Responses of the fructose-1,6-bisphosphatase and glutamate dehydrogenase activities of alfalfa to boron, gypsum, and limestone amendments of soil
Plants cultivated on acid soils that contain toxic levels of Al 3+ usually produce low yields. A multi-factorial treatment of gypsum (G), boron (B), and limestone (Lm) was applied to such soil in order to determine the biochemical basis of the best management plan for ameliorating the soil acidity for sustainable growth of alfalfa. The alfalfa shoots were subjected to analysis for hexose, protein, nucleotide, and chlorophyll (Chl) contents, fructose 1,6-bisphosphatase (FBPase) activity, and the RNA synthetic activity of glutamate dehydrogenase (GDH). Hexose and protein contents of control alfalfa without B and G, but with Lm (672 g m -2) amendment were 0.87 and 38.30 g, respectively, per kg shoot. Increasing the G doses at fixed moderate doses of 0.15 and 0.30 g m -2 B decreased the FBPase activity by ∼53 and ∼31 %, respectively. However, increasing the B doses at higher fixed G (1 kg m -2 = G 1.0) increased the FBPase activity by ∼91 % thus indicating that G 1 optimized the saccharide metabolism by neutralizing the soil acidity. In the absence of B, increasing the G doses also maximized the hexose and Chl contents, but minimized the nucleotide amount. In the absence of G, increasing the B doses maximized the RNA synthetic activity of GDH, but lowered the hexose and Chl contents as well as the FBPase activity without affecting the protein contents, thereby permitting the selection of B (0.45 g m -2) with Lm as the best amendment for the sustainable growth of alfalfa. Treatment with 0.45 g B and 0.5 kg G (= G 0.5) induced the strongest B-Ca antagonism by maximizing the hexose and Chl contents but severely suppressing the FBPase activity and the RNA synthetic activity of GDH. Therefore, the coordinate optimization of saccharide metabolism through the G-dependent neutralization of soil acidity, and of RNA metabolism through the B-dependent detoxification of Al 3+ are the biochemical options for the mitigation of the adverse effects of soil acidity for the optimization of sustainable alfalfa production.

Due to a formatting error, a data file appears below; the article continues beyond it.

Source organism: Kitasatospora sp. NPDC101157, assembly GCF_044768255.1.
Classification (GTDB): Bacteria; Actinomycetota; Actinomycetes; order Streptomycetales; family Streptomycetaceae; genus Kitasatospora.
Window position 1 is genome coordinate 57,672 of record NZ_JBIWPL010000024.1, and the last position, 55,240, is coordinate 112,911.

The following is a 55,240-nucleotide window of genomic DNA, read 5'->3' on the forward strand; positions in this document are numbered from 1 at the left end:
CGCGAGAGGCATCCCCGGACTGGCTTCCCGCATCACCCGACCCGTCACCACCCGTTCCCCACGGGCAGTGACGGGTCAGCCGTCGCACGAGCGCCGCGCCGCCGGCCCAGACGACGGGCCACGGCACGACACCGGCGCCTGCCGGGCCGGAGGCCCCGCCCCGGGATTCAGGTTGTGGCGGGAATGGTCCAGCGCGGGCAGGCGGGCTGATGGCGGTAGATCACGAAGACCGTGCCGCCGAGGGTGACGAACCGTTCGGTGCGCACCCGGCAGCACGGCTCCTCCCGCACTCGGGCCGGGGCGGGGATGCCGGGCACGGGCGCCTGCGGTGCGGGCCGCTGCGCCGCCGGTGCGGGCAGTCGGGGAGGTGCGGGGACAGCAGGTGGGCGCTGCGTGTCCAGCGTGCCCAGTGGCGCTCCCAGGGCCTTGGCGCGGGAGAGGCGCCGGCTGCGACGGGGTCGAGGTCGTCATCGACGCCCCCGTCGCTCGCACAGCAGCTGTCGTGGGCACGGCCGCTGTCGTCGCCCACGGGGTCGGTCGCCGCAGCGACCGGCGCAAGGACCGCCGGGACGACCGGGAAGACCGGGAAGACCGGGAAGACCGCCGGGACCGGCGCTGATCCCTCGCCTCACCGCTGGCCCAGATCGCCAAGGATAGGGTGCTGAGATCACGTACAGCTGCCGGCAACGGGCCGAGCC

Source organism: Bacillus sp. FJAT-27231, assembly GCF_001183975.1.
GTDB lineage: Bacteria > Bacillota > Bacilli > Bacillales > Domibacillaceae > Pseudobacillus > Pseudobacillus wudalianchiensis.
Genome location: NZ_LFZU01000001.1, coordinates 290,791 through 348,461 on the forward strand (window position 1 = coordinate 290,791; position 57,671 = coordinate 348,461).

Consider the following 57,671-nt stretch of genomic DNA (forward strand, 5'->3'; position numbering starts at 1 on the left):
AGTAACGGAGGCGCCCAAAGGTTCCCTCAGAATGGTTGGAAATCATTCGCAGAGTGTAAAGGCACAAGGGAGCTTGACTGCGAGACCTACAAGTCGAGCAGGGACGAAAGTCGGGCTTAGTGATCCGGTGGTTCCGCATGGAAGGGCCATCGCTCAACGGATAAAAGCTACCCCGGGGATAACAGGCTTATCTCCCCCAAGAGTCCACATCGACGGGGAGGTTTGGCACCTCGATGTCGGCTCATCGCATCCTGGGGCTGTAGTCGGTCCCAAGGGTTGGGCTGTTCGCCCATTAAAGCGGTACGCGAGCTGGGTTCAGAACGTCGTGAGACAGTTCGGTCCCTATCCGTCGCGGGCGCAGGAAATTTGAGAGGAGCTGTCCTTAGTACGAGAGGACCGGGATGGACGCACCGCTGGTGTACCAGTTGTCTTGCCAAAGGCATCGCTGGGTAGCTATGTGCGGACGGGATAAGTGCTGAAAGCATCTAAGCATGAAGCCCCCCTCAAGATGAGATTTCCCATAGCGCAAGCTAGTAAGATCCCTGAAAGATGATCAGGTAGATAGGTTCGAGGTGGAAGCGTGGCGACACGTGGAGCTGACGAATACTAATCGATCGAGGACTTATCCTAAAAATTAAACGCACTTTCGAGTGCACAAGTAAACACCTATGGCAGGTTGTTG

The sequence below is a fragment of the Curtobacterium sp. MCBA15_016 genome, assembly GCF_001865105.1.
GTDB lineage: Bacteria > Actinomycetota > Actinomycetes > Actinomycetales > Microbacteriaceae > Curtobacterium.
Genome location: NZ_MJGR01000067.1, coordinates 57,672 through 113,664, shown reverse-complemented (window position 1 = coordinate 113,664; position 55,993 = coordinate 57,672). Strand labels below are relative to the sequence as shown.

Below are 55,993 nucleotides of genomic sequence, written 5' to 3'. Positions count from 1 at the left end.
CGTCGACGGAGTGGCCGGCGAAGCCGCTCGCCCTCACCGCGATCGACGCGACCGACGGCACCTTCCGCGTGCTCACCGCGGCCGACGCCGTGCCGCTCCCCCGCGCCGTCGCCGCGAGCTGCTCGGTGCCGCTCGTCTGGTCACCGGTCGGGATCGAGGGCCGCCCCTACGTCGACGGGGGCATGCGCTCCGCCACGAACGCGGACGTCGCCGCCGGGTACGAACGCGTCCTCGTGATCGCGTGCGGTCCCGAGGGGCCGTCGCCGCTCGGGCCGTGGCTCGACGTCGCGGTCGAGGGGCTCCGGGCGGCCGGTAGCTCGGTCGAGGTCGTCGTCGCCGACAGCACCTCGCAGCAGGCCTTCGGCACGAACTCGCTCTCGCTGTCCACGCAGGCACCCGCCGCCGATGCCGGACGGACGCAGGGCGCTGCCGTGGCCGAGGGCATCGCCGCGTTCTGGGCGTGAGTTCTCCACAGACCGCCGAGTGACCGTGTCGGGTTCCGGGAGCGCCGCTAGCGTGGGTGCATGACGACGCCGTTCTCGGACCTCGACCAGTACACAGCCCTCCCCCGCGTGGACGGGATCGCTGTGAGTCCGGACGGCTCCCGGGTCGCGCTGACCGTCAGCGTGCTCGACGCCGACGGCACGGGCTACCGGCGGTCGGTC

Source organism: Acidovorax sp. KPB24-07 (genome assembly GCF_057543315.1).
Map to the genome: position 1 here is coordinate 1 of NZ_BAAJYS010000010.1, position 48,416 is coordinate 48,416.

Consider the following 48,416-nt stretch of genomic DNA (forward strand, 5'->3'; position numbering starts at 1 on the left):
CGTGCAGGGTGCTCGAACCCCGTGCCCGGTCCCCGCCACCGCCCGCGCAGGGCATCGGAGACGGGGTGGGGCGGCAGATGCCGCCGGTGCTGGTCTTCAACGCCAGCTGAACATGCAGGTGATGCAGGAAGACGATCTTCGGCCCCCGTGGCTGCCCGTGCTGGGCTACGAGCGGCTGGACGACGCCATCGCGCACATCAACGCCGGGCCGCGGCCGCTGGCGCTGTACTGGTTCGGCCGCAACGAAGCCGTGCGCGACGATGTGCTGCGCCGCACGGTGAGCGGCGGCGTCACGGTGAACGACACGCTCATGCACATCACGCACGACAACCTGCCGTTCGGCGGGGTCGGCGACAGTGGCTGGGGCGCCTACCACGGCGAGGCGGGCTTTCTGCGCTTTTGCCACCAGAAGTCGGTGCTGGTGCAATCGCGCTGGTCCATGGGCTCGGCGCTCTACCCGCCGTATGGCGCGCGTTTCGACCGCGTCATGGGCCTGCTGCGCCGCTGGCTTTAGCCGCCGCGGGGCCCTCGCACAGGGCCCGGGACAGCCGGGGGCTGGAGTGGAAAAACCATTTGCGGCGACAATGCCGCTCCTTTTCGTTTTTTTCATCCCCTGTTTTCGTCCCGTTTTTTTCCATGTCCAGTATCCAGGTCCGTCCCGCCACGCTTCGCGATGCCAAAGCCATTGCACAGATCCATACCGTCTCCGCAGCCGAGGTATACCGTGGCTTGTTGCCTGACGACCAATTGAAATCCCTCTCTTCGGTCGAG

Osuji, G., Haby, V., Chessman, D., & Leonard, A. (2004). Responses of the fructose-1,6-bisphosphatase and glutamate dehydrogenase activities of alfalfa to boron, gypsum, and limestone amendments of soil. Photosynthetica, 42 (2), 307-312. https://doi.org/10.1023/B:PHOT.0000040606.16109.61